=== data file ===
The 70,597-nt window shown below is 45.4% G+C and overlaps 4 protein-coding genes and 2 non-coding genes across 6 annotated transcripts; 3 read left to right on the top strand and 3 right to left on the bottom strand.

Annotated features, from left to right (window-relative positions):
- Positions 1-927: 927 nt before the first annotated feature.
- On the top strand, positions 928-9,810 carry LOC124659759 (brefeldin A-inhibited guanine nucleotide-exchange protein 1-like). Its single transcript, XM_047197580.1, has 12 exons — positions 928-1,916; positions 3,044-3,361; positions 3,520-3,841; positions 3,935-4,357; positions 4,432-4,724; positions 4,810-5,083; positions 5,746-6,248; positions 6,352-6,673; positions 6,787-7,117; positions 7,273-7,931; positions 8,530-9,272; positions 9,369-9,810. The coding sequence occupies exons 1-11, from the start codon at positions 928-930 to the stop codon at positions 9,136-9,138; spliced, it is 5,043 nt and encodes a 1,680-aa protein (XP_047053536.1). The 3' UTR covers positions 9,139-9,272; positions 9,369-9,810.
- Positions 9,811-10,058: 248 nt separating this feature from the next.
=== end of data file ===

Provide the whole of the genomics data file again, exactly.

The 70,597-nt window shown below is 45.4% G+C and overlaps 4 protein-coding genes and 2 non-coding genes across 6 annotated transcripts; 3 read left to right on the top strand and 3 right to left on the bottom strand.

Annotated features, from left to right (window-relative positions):
- Positions 1-927: 927 nt before the first annotated feature.
- On the top strand, positions 928-9,810 carry LOC124659759 (brefeldin A-inhibited guanine nucleotide-exchange protein 1-like). Its single transcript, XM_047197580.1, has 12 exons — positions 928-1,916; positions 3,044-3,361; positions 3,520-3,841; positions 3,935-4,357; positions 4,432-4,724; positions 4,810-5,083; positions 5,746-6,248; positions 6,352-6,673; positions 6,787-7,117; positions 7,273-7,931; positions 8,530-9,272; positions 9,369-9,810. The coding sequence occupies exons 1-11, from the start codon at positions 928-930 to the stop codon at positions 9,136-9,138; spliced, it is 5,043 nt and encodes a 1,680-aa protein (XP_047053536.1). The 3' UTR covers positions 9,139-9,272; positions 9,369-9,810.
- Positions 9,811-10,058: 248 nt separating this feature from the next.